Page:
There have been far too many crises to count in the Middle East, so it is impossible to know if the latest fighting between Israelis and Palestinians, now in its eighth month with more than 500 dead, is crisis number 10 or 110.
The end of this round in the fighting, when it comes, will arrive with a bit of a new diplomatic twist in the form of a report from the Sharm el-Sheikh Fact-Finding Committee, also known as the Mitchell Commission* after its chairman, former U.S. Sen. George Mitchell.
The 32-page report calls on both parties to end the violence, engage in confidence-building measures (that's diplo-speak for doing things that show the other side it should have some level of trust in your new proposals, notwithstanding the fact you've been taking provocative actions for months) and ultimately resume peace negotiations.
Israelis and Palestinians have endorsed the report in broad terms though both have reservations about specific recommendations. Palestinian leaders are advised to crack down and stop terrorism, and the report recommends that Israel put a freeze on all settlement activity, a move it has so far refused to take.
Add to this report a recent plan put forward by Egypt and Jordan and you have something relatively new in Middle East peacemaking: more of an international flavor than simply the traditional U.S.-only effort to guide the parties toward peace.
The Bush administration, in office for only four months, has seen its Middle East policy described as anything "non-Clinton." Translation: hands off, step back, let the parties resolve their differences and, by all means, no special envoy to monitor the problem. Thus the Office of Special Middle East Coordinator at the State Department was abolished by Secretary of State Powell.
Even if the administration were inclined to act more boldly, fear of failure this early in their four-year term is a powerful disincentive. Former U.S. Ambassador to Israel Samuel Lewis says if the administration made a bigger effort and failed it would show the rest of the world that "these guys aren't so tough."
As the level of violence escalates, Powell is under increasing pressure, especially from Capitol Hill, to name a special envoy.
This week, in response to the Mitchell Commission's report, he edged closer to doing just that.
Powell named Ambassador William Burns, who has been nominated to be Assistant Secretary for the Near East, as "special assistant" to the president and himself. He's sending Burns to the region to work with other U.S. diplomats there and report back to Washington. Then, Powell will decide if he should become more deeply involved.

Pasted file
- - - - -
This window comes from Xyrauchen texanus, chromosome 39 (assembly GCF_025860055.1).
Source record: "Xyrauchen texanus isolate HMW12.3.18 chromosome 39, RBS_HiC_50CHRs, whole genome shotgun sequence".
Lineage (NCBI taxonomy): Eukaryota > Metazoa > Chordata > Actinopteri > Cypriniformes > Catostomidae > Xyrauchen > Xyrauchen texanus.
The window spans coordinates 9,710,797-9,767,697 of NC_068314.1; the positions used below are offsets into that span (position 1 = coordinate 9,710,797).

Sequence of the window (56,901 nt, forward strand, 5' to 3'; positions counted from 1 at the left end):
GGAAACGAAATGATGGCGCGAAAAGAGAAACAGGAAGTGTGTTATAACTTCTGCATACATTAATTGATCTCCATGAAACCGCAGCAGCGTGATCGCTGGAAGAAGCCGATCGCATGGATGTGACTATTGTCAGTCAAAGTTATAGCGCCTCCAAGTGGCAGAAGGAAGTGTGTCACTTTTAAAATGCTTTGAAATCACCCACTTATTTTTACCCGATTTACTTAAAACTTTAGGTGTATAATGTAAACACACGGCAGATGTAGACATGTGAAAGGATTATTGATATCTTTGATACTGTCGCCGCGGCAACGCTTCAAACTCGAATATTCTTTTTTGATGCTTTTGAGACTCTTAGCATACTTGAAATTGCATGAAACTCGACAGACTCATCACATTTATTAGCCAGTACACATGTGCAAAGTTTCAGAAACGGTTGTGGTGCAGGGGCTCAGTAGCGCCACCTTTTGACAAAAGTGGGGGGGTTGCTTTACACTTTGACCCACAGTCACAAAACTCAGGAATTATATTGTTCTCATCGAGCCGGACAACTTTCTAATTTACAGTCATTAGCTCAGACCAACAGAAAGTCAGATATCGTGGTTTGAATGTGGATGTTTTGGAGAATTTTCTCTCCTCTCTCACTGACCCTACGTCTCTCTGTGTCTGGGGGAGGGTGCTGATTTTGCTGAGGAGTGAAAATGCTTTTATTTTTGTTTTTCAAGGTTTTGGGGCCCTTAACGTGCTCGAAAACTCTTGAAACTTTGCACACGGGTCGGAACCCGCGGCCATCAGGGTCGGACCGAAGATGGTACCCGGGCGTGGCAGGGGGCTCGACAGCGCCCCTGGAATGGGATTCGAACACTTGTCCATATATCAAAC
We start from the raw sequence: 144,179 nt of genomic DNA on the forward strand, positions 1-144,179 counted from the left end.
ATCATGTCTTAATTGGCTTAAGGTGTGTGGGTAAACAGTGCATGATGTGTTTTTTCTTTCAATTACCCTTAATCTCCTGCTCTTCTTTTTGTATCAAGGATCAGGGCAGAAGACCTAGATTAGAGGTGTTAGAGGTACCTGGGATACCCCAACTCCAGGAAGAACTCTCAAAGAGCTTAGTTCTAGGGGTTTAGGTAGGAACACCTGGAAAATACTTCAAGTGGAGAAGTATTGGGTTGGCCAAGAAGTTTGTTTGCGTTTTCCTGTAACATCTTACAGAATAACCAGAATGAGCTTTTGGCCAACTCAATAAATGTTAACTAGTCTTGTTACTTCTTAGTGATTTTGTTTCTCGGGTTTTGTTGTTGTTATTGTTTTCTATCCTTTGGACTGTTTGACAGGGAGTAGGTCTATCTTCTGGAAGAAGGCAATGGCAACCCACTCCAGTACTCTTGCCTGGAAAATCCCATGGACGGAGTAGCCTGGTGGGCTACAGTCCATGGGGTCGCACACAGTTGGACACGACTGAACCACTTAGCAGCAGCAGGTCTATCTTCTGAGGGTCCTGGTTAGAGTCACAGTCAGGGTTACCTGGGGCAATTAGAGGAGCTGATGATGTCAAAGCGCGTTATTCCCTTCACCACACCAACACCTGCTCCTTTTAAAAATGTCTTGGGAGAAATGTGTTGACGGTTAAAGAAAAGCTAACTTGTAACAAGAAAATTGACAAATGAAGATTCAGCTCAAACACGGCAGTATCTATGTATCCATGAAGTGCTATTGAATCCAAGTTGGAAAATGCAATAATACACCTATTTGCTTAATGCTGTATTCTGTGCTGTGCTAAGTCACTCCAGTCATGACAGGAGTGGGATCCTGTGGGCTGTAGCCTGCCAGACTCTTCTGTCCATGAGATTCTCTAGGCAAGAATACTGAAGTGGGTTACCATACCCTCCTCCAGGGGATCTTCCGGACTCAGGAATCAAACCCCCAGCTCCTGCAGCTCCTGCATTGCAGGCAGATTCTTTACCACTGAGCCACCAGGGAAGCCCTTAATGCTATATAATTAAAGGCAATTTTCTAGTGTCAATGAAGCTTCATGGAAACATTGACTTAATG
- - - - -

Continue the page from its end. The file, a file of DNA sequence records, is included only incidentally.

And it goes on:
So far away from a peace agreement has the downward spiral of attack and counter-attack taken Israelis and Palestinians that no one is talking in those terms anymore.
The landscape has changed almost everywher. There's a new team in Washington and in Jerusalem. The new Israeli prime minister, Ariel Sharon, has said he has no interest in a peace agreement now, only in another interim agreement to solve a few of the outstanding issues. No grand deals are on the table as they were last year at Camp David.
As for Palestinian leader Yasser Arafat, one State Department official, describing the difficulty of getting him to make a firm decision, said "dealing with him is like squeezing mush."
Most analysts in Washington have concluded Arafat is incapable of cutting a final peace deal with Israel, either because he lacks the leadership or because he cannot cross the political and psychological barriers involved in making concessions necessary for a peace deal.
All of this has left Washington with few options. Powell, taking note of the Mitchell Commission's findings, called for "an unconditional cessation of violence" by the two sides. It's an easy call to make from Washington and one of the few things to do if you are reluctant to wade deeper into the murky waters of Middle East peacemaking.
*Other members of the commission include: Suleyman Demerel, former president of Turkey; Thorbjoern Jagland, foreign minister of Norway; Warren Rudman, former U.S. senator; and Javier Solana of the European Union.
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